My son is contained in boxes now.
One box, the funeral box, sits next to my bed. In it are all of the cards and notes we received. A large bag with one dried flower from every arrangement sent. Copies of the program. Information from the eye and organ donor organizations about where his corneas and tissues ended up and how many people he helped. The guest registry. The notes his beloved second and fourth grade teachers used when they so lovingly and kindly eulogized him. A copy of the letter I wrote to put in his casket. My husband’s eulogy, the hardest thing he’s ever had to write.
Two more boxes are in the attic. They’re more storage bins, really; they hold everything from his room I couldn’t bear to part with.
One box has his treasures, like his original LEGO creations that were on his shelves or that he’d kept for a while. Special action figures, like his PACIFIC RIM jaegers. Some POKEMON cards. A few stray NERF gun bullets. A game cartridge. A tin box where he kept his “cool” finds and keepsakes—a snakeskin, interesting rocks, a Native American arrow head, a broken watch, a tiny singing bowl, some shells. An empty candy box I found, inevitably, under his bed. Other seeming odds and ends. The box holds nothing special to anyone else, but everything special about what my boy loved and spent his time on. Ten, 20 or 30 years from now, I could open it and be flooded with memories, just holding a tiny robot dog from Camp Invention that would look like trash to anyone else.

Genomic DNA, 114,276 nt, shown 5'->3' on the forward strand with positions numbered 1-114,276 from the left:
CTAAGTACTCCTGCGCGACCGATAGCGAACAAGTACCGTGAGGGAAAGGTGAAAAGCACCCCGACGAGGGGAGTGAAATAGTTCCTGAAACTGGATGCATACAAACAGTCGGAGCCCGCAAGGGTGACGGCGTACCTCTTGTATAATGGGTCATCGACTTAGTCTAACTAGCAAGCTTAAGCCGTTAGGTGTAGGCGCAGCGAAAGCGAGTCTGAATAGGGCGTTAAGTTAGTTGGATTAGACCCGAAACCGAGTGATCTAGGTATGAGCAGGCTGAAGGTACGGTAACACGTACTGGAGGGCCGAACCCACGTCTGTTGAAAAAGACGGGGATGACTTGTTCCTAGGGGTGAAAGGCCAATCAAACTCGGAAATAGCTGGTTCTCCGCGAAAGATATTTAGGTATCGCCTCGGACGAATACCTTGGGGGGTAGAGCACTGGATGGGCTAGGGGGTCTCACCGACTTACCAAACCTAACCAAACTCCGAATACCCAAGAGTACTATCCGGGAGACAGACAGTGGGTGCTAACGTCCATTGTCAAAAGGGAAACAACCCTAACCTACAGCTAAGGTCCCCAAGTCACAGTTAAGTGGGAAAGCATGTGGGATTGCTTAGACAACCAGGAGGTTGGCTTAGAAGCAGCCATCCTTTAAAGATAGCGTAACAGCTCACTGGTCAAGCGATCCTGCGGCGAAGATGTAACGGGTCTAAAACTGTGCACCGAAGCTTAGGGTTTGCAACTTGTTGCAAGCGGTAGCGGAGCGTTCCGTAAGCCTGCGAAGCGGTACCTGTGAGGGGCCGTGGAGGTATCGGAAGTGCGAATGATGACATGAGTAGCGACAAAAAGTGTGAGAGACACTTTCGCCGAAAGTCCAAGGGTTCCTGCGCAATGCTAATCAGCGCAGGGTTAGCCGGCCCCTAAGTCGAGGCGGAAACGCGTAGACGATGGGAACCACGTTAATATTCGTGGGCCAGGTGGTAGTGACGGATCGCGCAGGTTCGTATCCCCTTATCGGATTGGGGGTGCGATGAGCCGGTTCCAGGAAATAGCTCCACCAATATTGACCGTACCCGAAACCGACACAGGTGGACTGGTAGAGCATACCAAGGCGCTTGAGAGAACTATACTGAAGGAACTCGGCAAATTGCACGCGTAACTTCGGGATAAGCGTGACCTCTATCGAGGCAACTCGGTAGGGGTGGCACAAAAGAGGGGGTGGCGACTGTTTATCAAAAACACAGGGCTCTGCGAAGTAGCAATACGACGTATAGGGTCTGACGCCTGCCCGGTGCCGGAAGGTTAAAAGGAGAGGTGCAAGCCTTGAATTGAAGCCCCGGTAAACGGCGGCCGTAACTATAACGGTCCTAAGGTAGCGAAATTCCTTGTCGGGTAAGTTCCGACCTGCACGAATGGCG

The other box is full of art. My kid loved to draw the way he loved little else, even his beloved computer games. His room was a storm of paper, where an entire forest had gone to be resurrected as endless Sharpie or pencil drawings (always black and white, rarely color; who has time?) on copy paper. He drew characters from his favorite video games and shows. He drew comics with his own characters. He wrote, too, and had a unique, funny voice. His assignments for school made me and his teachers laugh—why *do* kids have to get up so darn early?—yet showcased an inner wellspring of storytelling ability. He had talent—more than that, he had a gift.
The last box is the hardest. We chose to have our son cremated, and so we have a small box of ashes. It’s plain and simple, and labeled with his name. I picked it up myself and hid it away to spare my husband, who right now finds only grief, never comfort, in pictures of our son; I can’t imagine what seeing his ashes would do. Some day we will figure out what to do with them. Right now, we can’t even discuss it. So the box sits, quiet and hidden and always, always there, just like our grief.
I wanted to make some grand metaphor about boxes and our son being more than just the four boxes his 10 years fit into, or how he never fit into a box in life, so how could he in death? But I can’t. Because the reality is, I have four boxes.